“How fast were the cars going when … between them?”

      Here is the part in which some volunteers and others received subtly different instructions. In some volunteers, the expression used contained the word “contacted”, while in others the same sentence was only used to replace this word with “hit”, “hit” or “hit”. The volunteers were asked to give their opinion on the speed at which the two vehicles they had seen were traveling..

      As we said, all, absolutely all of the volunteers saw the same thing. However, Elizabeth Loftus noticed something really surprising, because when asked to remember what appeared in the video, the phrase used changed their memories. People who had been instructed with the words “contacted” and “struck” said the vehicles were traveling at a slower speed than those with a sentence containing the words “collided” or “crashed” .

      In other words, the degree of shock intensity suggested by the words used by the research team influenced the perception of speed. In the minds of the participants, the memory of the scene they had seen changed. With this experiment, Loftus and Palmer provided evidence of how information given in the present can alter memories of past events.

      The shopping center experience (Loftus and Pickrell, 1995)

      Another very famous Loftus experience is that of the mall, an experience that proved that it was possible to introduce false memories by something as simple and non-intrusive as suggestion. This research was more complicated, because to carry it out, it was necessary to have personal information about the lives of the volunteers. For this, Loftus had the help of friends and family of the participants.

      During the first phase of the research, the volunteers were told, one by one, four anecdotes about their childhood. Three of these memories were real, data counted by people close to the volunteers; however, the fourth memory was totally false. More precisely, it was about the story of how participants got lost in a mall when they were little, Totally fictitious story.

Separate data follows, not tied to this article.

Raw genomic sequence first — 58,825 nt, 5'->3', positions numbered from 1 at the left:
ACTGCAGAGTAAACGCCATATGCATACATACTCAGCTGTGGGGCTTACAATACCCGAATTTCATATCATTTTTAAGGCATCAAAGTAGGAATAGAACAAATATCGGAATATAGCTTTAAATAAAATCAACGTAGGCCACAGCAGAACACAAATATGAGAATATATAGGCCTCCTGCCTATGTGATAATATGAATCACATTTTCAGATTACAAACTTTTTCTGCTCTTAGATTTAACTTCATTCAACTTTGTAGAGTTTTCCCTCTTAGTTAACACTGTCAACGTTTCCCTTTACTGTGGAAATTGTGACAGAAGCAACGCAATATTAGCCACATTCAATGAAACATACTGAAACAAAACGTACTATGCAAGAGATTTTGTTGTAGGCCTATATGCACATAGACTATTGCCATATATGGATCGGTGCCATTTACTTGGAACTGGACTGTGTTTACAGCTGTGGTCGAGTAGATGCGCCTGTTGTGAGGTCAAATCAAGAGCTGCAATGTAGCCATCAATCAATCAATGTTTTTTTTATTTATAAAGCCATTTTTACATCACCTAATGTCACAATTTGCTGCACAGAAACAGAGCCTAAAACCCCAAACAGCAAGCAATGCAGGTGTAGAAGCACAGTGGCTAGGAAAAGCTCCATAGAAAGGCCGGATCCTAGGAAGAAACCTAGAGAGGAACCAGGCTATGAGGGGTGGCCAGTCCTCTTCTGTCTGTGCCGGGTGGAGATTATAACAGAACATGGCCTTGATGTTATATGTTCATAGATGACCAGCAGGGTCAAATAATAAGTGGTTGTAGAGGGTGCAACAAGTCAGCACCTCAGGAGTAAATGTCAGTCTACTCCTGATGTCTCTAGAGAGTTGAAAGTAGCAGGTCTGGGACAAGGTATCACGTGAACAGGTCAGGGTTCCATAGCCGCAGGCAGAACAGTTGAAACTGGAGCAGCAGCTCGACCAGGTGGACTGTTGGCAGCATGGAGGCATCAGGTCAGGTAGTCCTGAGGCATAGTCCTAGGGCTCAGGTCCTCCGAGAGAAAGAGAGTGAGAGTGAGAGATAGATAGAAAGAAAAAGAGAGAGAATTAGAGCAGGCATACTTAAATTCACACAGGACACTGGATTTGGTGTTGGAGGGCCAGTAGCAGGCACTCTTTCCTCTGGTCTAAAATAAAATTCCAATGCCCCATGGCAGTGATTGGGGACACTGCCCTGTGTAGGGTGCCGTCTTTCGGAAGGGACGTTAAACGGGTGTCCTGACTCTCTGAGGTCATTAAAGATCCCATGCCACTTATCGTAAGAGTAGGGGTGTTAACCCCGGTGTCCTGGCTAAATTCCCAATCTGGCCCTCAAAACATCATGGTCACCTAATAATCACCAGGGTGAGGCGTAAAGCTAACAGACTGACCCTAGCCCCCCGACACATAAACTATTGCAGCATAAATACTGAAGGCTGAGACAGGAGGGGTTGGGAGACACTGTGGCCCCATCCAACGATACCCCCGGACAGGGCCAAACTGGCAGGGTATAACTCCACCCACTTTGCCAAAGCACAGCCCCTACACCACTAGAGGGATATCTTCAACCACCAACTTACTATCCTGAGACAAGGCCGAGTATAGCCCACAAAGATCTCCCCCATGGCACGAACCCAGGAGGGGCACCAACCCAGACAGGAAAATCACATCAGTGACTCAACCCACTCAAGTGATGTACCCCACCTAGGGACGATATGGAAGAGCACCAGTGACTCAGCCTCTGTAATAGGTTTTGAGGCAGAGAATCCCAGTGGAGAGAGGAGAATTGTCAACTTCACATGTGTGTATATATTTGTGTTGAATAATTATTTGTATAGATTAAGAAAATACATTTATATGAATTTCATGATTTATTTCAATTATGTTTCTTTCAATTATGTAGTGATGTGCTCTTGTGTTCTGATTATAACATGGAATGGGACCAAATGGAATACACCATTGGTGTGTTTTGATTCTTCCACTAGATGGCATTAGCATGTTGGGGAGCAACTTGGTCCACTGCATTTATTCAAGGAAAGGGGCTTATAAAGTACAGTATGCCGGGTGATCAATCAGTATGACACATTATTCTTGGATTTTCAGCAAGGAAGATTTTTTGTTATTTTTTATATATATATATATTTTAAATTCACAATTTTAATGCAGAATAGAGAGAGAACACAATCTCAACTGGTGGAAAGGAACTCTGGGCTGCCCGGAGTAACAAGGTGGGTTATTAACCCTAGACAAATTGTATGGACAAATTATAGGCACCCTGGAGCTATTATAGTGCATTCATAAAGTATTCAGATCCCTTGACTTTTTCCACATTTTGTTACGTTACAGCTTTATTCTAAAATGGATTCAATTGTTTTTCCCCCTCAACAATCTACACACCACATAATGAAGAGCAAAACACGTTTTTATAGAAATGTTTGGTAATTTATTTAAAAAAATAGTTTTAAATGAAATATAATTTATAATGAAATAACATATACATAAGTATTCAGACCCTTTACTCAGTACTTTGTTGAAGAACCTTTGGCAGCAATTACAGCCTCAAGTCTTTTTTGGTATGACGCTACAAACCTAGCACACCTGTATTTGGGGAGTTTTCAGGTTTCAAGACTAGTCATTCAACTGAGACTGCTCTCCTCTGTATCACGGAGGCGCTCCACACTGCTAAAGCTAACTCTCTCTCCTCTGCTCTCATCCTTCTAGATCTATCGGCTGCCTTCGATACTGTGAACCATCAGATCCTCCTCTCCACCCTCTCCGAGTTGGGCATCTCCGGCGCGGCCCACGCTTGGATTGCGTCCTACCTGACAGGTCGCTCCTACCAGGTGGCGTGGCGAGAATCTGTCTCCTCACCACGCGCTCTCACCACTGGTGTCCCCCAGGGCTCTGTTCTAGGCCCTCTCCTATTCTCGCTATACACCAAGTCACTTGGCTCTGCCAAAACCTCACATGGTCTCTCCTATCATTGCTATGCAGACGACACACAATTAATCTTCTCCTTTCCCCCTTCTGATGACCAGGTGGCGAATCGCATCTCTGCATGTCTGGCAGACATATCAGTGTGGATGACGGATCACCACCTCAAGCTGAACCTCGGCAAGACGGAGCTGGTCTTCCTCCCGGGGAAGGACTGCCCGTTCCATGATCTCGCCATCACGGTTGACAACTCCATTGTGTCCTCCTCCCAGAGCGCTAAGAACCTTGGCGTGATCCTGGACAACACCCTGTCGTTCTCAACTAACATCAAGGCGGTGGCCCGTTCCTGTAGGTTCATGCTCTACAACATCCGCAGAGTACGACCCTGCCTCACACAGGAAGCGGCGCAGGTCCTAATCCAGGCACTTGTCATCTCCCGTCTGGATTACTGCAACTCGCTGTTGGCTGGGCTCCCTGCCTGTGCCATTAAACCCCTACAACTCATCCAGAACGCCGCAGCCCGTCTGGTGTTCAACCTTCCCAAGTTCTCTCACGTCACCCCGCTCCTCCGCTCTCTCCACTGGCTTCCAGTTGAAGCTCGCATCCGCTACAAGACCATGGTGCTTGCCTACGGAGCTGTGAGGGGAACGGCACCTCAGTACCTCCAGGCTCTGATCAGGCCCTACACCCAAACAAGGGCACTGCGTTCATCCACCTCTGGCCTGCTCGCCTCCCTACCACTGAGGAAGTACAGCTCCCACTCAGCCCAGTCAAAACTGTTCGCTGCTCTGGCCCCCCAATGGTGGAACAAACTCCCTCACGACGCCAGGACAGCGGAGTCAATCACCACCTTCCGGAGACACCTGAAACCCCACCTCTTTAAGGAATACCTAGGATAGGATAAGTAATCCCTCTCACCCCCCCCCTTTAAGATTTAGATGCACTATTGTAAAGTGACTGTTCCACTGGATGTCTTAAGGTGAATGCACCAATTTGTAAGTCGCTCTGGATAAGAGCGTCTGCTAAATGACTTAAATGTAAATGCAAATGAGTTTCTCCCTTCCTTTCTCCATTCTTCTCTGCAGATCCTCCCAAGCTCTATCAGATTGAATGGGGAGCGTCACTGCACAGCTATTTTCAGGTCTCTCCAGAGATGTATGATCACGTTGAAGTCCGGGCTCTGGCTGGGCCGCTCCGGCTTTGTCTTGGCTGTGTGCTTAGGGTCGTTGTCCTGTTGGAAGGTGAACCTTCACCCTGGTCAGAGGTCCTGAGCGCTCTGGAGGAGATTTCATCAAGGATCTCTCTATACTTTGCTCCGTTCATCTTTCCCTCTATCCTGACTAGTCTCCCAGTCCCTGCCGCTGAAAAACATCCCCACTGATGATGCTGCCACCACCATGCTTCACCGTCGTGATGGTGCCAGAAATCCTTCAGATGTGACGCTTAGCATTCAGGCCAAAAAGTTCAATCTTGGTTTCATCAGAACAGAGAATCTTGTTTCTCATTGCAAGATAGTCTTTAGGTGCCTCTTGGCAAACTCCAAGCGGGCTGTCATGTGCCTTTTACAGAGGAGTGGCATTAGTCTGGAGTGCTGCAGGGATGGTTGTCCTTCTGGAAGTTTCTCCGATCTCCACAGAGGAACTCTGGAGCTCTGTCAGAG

The next phase took place a few days later. The volunteers were interviewed again and asked if they remembered anything about the four stories they were told in the first part of the survey. One in four people said they remembered something about what happened when they got lost in the mall, a memory which, as we mentioned, was totally fictional.

      But in addition, when one of the four stories they were told was revealed to be false, They were asked to guess what the fiction was. Many were right and knew how to view the mall, but 5 of 24 participants gave the wrong answer. Really these 5 people thought they got lost in the little mall, having very vivid and real memory.

      This research showed that with very little effort, Loftus and other researchers were able to squeeze a false memory into participants’ memories.

      Implications of these surveys

      These experiments were able to show that, contrary to what ordinary people believe, memories are not kept intact. They can be easily changed on purpose, either by using specific questions, false information, or by suggesting a reliable person to the person. They can also be modified by post-event experiences to remember or even by our emotions. It is truly revealing and frightening that it is possible to push totally wrong scenes into someone’s mind and believe them as if they were absolutely real.

      Bibliographical references:

      • Loftus, EF and Palmer, JC (1974). Reconstruction of automobile destruction: example of the interaction between language and memory. Journal of Verbal Learning and Verbal Behavior, 13, 585-589.
      • Yuille, JC and Cutshall, JL (1986). An eyewitness crime memory case study. Journal of Applied Psychology, 71 (2), 291.
      • Loftus, EF; Pickrell JE (1995). “The Formation of False Memories” (PDF). Psychiatric annals. 25 (12): 720-725. doi: 10.3928 / 0048-5713-19951201-07. Filed of the original (PDF) on 03-12-2008. Accessed 01-01-2009.